Understanding the main establishment concept under GDPR

On February 13 2024, the European Data Protection Board (EDPB) adopted Opinion 04/2024 (the Opinion), which sheds light on the notion of a controller's main establishment under the EU General Data Protection Regulation (GDPR). This Opinion provides clarity on the criteria for applying the one-stop shop mechanism, an essential aspect of GDPR compliance.

The significance of main establishment in reporting personal data breaches

The main establishment concept plays a pivotal role in determining which EU data protection authority serves as the lead supervisory authority in cross-border data protection cases. This mechanism streamlines the process for organisations, allowing them to liaise with a single lead supervisory authority for most processing activities, including reporting personal data breaches.


The Opinion was prompted by a request from the French supervisory authority (CNIL) to clarify the definition of a data controller's main establishment under Article 4(16)(a) of the GDPR. Specifically, it aimed to elucidate the relevance of the term "place of central administration" as outlined in Recital 36 of the GDPR.

Key factors in determining main establishment

Article 4(16)(a) of the GDPR defines the main establishment as "the place of its central administration in the Union," with additional criteria regarding (a) decisions on the purposes and means of the processing and (b) power to have such decisions implemented.

As such there are three key factors to consider:

  1. [it is a] place of its central administration; [where]
  2. decisions on the purposes and means of the processing; [and]
  3. has the power to have such decisions implemented

CNIL's questions and EDPB's responses 

The CNIL posed two questions to the EDPB, seeking clarification on the qualification of a controller's central administration as the main establishment and the applicability of the one-stop-shop mechanism.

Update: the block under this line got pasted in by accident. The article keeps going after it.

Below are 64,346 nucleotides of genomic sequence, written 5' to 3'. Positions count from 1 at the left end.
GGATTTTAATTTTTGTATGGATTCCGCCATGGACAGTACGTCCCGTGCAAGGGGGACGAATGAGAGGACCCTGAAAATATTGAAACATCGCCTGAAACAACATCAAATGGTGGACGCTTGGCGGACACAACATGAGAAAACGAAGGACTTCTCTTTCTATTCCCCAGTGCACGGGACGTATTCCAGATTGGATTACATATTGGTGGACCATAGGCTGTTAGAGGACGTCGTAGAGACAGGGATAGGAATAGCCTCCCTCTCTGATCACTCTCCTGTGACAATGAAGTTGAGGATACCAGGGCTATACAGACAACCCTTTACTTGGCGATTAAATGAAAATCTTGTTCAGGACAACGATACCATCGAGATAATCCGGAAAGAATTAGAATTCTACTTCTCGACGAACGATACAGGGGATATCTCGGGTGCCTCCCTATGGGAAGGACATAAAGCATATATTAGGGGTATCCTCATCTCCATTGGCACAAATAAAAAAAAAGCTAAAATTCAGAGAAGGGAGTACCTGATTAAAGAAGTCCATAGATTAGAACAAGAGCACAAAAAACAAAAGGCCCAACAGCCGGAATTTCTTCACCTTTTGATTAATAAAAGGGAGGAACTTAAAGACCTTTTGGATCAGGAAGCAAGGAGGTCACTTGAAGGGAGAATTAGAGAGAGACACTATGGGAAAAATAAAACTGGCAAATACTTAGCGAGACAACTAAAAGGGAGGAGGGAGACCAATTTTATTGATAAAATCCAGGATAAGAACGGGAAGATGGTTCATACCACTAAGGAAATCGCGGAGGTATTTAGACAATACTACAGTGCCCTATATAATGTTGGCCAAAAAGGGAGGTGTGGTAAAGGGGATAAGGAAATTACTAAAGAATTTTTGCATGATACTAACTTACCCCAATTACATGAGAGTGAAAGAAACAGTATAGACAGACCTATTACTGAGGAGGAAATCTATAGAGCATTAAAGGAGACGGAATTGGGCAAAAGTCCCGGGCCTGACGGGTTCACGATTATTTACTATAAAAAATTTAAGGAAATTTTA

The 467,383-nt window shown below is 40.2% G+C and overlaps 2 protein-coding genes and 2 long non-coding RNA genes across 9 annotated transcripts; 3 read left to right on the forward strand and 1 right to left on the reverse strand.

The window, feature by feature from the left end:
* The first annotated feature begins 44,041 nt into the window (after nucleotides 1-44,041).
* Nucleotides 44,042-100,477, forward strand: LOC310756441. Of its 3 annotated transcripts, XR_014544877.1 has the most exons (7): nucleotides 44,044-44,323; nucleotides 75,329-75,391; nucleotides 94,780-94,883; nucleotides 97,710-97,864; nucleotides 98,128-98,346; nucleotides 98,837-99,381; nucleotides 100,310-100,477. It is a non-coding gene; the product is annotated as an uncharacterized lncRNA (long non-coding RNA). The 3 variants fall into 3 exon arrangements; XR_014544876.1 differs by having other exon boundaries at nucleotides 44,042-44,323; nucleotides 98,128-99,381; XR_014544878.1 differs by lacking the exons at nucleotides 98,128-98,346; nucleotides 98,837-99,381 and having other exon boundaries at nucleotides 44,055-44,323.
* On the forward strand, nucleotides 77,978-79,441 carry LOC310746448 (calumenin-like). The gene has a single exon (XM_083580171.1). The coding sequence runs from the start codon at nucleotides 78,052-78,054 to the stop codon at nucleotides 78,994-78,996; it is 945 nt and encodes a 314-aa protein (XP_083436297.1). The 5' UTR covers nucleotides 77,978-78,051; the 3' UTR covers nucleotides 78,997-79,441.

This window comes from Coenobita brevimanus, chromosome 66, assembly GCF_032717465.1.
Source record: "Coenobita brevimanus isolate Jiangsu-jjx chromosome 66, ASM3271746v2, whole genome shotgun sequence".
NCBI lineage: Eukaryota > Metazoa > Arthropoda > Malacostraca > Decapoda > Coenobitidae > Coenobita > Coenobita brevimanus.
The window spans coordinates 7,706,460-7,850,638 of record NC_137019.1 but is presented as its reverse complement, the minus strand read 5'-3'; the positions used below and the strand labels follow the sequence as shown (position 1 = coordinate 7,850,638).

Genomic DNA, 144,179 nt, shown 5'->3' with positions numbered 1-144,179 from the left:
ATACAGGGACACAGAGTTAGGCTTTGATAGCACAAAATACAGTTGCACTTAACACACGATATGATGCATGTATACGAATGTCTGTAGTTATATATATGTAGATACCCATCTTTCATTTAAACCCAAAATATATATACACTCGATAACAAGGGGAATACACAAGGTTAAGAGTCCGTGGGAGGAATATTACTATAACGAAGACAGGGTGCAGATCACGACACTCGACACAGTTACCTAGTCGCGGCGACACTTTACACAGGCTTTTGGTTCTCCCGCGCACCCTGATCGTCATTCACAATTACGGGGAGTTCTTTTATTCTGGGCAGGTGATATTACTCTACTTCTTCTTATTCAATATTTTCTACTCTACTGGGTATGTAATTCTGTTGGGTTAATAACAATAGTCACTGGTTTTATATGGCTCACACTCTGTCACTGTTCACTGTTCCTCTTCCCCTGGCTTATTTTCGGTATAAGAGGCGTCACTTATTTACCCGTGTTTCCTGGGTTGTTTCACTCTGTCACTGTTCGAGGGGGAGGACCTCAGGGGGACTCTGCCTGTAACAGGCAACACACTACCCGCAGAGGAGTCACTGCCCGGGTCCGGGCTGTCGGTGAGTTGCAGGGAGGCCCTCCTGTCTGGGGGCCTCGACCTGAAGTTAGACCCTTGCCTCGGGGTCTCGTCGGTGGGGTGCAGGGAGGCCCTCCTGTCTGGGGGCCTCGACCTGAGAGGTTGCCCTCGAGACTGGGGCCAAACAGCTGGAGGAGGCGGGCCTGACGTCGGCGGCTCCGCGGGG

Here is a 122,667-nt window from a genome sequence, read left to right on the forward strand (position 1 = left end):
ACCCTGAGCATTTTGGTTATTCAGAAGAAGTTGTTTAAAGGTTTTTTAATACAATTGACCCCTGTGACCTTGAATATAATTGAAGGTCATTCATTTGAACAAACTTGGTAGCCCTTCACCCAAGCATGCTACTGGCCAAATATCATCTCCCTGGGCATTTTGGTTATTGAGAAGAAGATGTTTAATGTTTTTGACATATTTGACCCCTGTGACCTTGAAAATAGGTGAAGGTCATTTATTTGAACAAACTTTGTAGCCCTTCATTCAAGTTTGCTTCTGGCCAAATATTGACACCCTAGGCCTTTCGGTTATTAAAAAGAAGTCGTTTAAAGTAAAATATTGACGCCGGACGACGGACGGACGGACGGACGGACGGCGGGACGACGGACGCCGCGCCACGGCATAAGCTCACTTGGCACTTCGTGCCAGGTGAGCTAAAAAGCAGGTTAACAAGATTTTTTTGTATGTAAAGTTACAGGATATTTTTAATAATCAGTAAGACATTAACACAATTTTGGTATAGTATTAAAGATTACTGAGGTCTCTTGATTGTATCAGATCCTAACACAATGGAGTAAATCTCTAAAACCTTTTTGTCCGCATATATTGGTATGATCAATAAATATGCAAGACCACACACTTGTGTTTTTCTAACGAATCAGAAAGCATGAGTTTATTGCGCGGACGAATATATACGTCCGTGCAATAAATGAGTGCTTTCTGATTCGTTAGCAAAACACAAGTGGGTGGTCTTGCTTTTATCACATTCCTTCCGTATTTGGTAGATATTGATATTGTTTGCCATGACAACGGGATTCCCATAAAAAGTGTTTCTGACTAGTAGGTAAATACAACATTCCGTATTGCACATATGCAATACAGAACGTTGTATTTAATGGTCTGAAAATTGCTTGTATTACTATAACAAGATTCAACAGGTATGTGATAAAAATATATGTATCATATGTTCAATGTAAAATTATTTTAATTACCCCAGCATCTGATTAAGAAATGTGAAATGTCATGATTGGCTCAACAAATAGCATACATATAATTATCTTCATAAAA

In summary, the Opinion affirmed:

  1. A controller's central administration in the EU qualifies as the main establishment only if it makes decisions on data processing purposes and means, and has the power to implement these decisions, especially when the controller has establishments in multiple Member States.
  2. The one-stop-shop mechanism applies only when there is evidence that an EU establishment of the controller makes decisions on processing operations and has the authority to implement them.


The one-stop shop mechanism and clarification from the Opinion primarily affects international organisations with offices in Europe but decision-making centralised elsewhere, such as in the US. It emphasises the need for these organisations to carefully assess their establishment roles and responsibilities in GDPR compliance efforts. Similarly, UK organisations with offices in Europe but decision-making centralised in the UK will now face the same considerations

The Opinion, therefore, provides essential guidance on interpreting the main establishment concept under the GDPR for international and UK organisation with offices in Europe.

It underscores the importance of evidence-based decision-making and implementation power, placing the burden of proof on data controllers to demonstrate compliance with the one-stop shop mechanism.

This clarification will significantly impact international organisations with operations in the EU and emphasises the need for meticulous assessment of establishment roles and responsibilities in GDPR compliance efforts.

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